Canada has begun to writhe at the notion that Rob Ford still has re-election within his reach. With thirty different candidates of amazingly poor quality, Ford is still in the top three. Actually he’s number two, close behind John Tory and several points ahead of Olivia Chow, former MP and the late Jack Layton’s wife. Gaining in the polls Rob Ford has very little to be afraid of in his opponents it appears. But there could be one opponent that could decimate the Ford campaign; something he’s really scared of!
These nasty pests are growing in number and are wandering across our private property. No, I’m not talking about the candidates for the 2015 Federal Election, I’m talking about a raccoon—or rather, many raccoons. They may be cute and fury, unlike most politicians, but they can also get into garbage cans and houses. Currently, they’re becoming enough of a problem for the City of Toronto that people have had to take action and announce that they don’t know what to do about their burgeoning raccoon population.
It is a touchy subject for the city’s political elite, as many of them are petrified of their nocturnal visitors. Mayor Rob Ford, his driver Jerry Agyeman, and both of their families admit that raccoons frighten them. A lot. Worse, unlike Ford’s fellow mayoral candidates, the raccoons are no longer frightened by the mayor, who is much bigger than they are. Presumably, they haven’t had Ford fall on top of them, nor have they had the misfortune to be looking at him at eye level. It is unclear what exactly his “standoffs” with raccoons were. It is possible that the fearful encounters occurred while Ford was under the influence of something.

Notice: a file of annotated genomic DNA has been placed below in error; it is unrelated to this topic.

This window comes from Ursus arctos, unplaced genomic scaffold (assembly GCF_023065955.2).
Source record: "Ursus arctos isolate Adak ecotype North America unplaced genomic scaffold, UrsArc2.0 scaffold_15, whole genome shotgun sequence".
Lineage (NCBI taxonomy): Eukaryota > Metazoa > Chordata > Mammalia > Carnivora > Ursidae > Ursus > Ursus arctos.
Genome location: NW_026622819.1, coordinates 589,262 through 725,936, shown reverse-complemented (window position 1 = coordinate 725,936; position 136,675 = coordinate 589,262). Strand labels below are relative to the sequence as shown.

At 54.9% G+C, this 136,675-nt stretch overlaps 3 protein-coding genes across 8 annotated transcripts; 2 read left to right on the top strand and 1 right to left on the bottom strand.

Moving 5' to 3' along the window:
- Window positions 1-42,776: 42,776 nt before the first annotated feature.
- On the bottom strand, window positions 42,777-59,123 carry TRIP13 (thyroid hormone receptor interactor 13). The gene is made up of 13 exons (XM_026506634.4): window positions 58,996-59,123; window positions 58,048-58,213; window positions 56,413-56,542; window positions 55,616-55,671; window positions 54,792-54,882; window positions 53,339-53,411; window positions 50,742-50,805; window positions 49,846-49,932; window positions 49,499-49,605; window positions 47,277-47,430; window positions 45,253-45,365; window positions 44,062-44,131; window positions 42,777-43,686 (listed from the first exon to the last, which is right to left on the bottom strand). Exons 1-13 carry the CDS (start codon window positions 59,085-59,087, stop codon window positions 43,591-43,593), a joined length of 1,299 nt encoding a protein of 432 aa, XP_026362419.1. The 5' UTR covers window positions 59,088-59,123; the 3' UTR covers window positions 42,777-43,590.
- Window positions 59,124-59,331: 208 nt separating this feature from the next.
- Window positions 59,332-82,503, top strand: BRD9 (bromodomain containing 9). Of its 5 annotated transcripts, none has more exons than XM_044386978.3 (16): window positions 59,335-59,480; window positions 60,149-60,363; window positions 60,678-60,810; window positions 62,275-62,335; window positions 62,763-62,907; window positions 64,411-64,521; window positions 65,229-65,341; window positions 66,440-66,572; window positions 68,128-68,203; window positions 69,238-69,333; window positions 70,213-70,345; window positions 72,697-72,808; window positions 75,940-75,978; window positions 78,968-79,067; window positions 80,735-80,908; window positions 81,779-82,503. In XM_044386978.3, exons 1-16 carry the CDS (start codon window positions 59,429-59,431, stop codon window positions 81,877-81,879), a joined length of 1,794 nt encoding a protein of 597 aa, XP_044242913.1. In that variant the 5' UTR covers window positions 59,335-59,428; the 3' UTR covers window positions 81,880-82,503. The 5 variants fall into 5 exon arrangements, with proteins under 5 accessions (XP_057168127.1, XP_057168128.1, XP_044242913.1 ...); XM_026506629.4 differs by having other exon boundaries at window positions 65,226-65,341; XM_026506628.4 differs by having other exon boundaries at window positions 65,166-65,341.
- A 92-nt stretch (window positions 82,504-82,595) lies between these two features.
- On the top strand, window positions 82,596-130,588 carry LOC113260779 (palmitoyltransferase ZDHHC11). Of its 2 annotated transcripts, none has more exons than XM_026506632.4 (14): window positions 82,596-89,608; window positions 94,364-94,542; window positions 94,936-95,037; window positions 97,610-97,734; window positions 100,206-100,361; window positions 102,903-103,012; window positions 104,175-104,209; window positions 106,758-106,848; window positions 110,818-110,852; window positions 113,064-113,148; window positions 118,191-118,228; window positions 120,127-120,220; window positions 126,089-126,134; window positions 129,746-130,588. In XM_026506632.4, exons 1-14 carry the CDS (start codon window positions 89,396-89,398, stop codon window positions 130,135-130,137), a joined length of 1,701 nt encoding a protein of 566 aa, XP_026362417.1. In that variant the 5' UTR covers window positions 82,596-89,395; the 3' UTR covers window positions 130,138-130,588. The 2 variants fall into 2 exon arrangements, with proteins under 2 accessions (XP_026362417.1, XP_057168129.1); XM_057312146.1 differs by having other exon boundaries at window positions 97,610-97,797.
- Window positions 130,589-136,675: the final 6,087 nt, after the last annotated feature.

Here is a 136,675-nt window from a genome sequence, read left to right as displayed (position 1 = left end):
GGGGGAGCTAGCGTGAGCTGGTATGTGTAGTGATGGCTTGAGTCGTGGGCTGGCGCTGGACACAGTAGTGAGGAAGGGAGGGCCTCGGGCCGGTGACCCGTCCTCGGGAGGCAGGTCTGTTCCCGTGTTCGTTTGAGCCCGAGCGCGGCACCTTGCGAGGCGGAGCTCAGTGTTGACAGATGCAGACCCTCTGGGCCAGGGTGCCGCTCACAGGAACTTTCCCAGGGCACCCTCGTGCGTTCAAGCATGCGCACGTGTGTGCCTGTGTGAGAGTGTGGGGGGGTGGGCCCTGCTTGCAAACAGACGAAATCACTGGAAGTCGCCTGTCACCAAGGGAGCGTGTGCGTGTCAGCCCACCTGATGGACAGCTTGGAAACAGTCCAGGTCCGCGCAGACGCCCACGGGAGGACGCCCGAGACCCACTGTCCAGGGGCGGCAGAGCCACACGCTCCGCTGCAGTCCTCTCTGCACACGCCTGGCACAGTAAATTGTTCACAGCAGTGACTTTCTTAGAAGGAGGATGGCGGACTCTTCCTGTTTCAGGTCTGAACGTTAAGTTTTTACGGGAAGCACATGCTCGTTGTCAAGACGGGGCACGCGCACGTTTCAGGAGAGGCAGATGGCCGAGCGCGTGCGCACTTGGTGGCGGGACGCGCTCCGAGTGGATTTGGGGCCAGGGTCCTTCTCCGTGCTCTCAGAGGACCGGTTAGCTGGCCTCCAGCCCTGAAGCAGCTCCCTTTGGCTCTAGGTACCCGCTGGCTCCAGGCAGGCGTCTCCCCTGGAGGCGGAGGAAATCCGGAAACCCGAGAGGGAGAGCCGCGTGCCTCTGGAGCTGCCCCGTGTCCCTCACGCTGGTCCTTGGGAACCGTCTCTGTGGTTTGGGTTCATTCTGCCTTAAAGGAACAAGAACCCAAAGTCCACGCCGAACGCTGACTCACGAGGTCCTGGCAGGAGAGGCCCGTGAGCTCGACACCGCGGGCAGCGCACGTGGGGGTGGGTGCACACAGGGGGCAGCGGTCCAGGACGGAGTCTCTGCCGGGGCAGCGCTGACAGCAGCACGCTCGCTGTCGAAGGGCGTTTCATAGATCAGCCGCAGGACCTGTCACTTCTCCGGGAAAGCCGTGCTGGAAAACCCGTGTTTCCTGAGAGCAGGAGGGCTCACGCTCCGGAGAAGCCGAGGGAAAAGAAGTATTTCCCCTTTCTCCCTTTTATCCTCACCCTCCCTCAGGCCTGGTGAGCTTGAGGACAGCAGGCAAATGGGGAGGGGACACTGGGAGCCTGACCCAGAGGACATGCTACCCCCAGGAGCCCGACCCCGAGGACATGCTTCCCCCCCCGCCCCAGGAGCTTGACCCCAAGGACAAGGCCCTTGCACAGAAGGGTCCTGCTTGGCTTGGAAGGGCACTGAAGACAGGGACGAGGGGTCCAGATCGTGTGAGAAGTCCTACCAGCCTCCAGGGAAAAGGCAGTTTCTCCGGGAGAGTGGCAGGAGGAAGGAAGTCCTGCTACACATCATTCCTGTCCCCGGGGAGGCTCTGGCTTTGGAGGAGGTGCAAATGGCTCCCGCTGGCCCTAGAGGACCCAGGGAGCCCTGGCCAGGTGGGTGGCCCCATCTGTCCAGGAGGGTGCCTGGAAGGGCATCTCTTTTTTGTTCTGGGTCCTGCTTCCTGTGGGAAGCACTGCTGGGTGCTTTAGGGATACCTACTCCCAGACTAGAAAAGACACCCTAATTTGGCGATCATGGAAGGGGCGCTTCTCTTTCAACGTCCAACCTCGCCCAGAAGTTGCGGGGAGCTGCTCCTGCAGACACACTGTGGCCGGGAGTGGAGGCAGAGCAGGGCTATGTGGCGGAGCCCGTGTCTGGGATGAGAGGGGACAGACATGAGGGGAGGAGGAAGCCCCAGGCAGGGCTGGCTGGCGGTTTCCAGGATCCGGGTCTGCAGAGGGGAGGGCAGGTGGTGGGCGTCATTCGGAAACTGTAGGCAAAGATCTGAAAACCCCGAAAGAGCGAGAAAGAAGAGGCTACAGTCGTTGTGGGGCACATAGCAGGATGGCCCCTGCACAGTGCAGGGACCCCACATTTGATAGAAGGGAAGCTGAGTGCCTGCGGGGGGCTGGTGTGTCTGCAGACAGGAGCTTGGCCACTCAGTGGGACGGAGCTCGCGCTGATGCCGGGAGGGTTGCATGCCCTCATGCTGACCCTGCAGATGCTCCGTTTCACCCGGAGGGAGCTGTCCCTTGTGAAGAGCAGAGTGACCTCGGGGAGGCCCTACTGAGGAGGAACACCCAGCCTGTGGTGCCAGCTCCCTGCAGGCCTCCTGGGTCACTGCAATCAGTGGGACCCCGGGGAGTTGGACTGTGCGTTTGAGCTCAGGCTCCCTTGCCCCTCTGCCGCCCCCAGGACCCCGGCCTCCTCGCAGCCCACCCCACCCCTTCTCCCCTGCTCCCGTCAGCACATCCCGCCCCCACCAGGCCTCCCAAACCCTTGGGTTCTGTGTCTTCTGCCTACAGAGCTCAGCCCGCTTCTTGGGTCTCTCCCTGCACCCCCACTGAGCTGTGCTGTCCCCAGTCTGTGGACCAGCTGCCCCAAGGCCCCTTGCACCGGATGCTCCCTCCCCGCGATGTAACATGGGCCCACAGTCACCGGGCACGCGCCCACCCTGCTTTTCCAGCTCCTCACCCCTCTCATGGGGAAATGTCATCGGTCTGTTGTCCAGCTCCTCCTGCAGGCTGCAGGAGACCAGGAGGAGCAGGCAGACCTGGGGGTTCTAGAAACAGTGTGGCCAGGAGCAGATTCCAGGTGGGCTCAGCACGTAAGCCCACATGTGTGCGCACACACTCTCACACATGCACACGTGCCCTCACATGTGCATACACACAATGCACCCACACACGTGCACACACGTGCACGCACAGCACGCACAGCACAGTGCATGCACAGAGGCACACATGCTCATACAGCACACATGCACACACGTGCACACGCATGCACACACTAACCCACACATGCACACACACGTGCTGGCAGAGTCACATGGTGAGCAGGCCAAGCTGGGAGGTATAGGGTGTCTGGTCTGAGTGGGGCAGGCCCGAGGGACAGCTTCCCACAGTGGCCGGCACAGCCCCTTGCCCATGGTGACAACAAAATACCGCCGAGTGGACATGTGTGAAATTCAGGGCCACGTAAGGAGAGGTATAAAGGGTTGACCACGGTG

While “culling” or “killing”—via bludgeoning—the raccoon populace of Toronto has been brought up before, City Hall is now using the push word euthanizing as a potential solution. Although, Ford explains this is only if they are attacking kids. The SPCA and Toronto Animal Services just see raccoons as part of the package that comes with living in Toronto. The SPCA even offers neat little guides on how to minimize raccoon encounters—basically common sense things like fixing pre-existing openings in your house, and keeping your garbage cans in proper order. There is even a pamphlet they can send you about wildlife-proofing your property, all for free! Maybe Ford should get one.